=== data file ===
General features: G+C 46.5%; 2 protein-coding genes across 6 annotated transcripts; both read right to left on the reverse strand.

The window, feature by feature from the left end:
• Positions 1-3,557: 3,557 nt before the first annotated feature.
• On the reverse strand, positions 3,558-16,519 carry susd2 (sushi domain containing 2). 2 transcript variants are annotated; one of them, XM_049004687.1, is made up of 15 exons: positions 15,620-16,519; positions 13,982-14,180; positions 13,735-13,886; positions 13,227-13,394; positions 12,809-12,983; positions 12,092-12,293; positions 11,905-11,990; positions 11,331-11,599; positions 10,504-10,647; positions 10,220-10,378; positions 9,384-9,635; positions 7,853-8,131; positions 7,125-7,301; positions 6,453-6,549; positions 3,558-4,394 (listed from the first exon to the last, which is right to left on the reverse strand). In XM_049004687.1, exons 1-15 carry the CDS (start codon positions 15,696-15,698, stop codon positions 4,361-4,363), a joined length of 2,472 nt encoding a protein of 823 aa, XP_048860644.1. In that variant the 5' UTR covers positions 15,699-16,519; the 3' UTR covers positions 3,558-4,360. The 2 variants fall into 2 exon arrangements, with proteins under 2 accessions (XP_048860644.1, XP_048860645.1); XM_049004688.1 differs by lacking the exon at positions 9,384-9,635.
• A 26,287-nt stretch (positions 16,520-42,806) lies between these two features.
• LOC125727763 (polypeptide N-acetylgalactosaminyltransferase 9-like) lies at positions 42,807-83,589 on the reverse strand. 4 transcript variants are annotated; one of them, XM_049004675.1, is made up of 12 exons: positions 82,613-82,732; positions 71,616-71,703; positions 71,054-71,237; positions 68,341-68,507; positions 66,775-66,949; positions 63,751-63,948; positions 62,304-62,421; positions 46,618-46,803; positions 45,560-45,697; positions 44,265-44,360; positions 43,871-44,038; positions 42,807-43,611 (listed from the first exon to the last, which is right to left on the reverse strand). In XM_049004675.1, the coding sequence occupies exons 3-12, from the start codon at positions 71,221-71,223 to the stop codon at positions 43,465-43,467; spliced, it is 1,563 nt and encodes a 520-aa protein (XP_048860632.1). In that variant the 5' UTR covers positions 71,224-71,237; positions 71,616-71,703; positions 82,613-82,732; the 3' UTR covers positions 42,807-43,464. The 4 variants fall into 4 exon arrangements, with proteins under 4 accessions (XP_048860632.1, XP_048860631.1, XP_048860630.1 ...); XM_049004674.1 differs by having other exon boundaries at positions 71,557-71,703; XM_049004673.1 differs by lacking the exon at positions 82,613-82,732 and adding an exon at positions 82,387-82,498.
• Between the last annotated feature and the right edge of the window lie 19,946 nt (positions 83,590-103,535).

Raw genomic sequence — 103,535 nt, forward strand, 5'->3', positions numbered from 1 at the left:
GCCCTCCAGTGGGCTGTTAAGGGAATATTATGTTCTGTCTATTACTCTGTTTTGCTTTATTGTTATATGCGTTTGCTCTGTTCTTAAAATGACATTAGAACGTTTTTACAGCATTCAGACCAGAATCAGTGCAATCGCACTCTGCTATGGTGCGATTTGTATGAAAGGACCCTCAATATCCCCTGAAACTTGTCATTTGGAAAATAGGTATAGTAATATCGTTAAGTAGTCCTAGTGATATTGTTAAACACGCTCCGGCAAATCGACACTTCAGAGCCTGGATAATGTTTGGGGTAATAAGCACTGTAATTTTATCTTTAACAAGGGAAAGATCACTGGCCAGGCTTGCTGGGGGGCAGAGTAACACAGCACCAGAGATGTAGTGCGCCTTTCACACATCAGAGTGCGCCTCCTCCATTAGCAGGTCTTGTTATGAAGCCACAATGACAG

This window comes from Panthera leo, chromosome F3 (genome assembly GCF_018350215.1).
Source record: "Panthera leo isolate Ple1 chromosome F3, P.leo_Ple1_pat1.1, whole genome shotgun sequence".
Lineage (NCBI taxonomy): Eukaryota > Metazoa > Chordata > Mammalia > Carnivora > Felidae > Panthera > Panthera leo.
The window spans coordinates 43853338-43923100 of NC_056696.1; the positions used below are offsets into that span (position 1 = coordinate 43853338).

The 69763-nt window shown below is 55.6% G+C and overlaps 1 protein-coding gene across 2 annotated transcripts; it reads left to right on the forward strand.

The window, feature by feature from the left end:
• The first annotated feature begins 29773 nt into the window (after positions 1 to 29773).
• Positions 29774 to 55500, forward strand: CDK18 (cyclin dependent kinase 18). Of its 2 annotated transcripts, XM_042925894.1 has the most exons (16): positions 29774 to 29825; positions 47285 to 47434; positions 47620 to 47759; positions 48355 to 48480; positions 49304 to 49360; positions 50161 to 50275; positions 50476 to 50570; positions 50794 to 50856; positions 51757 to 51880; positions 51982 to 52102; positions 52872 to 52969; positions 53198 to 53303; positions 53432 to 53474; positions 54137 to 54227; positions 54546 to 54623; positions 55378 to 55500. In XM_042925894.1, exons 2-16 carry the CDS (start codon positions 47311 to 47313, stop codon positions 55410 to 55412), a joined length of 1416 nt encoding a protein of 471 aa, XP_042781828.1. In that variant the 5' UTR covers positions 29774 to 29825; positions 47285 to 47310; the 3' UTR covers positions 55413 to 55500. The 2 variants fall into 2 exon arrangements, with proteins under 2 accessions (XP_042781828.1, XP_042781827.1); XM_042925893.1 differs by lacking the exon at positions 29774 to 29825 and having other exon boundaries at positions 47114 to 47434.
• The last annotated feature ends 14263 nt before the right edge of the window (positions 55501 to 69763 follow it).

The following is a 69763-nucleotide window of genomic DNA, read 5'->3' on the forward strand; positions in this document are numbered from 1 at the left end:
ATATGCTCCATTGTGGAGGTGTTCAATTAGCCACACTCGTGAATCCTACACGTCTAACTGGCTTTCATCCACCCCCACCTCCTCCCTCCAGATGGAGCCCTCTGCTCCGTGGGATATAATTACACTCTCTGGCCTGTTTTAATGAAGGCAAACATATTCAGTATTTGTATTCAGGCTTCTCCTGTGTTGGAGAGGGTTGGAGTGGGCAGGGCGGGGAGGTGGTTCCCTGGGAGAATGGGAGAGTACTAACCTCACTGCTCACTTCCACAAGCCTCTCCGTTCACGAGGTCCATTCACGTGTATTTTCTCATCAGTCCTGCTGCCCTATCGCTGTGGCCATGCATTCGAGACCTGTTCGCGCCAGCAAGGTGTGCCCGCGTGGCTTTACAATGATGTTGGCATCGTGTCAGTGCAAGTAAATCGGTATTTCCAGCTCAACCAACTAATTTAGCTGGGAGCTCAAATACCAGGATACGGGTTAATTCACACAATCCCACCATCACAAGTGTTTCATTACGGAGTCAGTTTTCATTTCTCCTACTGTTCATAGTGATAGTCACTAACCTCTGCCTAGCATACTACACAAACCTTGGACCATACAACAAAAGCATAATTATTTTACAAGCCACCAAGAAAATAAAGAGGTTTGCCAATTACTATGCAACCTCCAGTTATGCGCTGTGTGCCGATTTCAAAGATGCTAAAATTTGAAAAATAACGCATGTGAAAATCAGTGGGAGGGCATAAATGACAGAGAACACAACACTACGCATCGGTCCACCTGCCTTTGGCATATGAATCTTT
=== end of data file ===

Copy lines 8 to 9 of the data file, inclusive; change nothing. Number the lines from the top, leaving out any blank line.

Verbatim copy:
Raw genomic sequence — 103,535 nt, forward strand, 5'->3', positions numbered from 1 at the left:
GCCCTCCAGTGGGCTGTTAAGGGAATATTATGTTCTGTCTATTACTCTGTTTTGCTTTATTGTTATATGCGTTTGCTCTGTTCTTAAAATGACATTAGAACGTTTTTACAGCATTCAGACCAGAATCAGTGCAATCGCACTCTGCTATGGTGCGATTTGTATGAAAGGACCCTCAATATCCCCTGAAACTTGTCATTTGGAAAATAGGTATAGTAATATCGTTAAGTAGTCCTAGTGATATTGTTAAACACGCTCCGGCAAATCGACACTTCAGAGCCTGGATAATGTTTGGGGTAATAAGCACTGTAATTTTATCTTTAACAAGGGAAAGATCACTGGCCAGGCTTGCTGGGGGGCAGAGTAACACAGCACCAGAGATGTAGTGCGCCTTTCACACATCAGAGTGCGCCTCCTCCATTAGCAGGTCTTGTTATGAAGCCACAATGACAG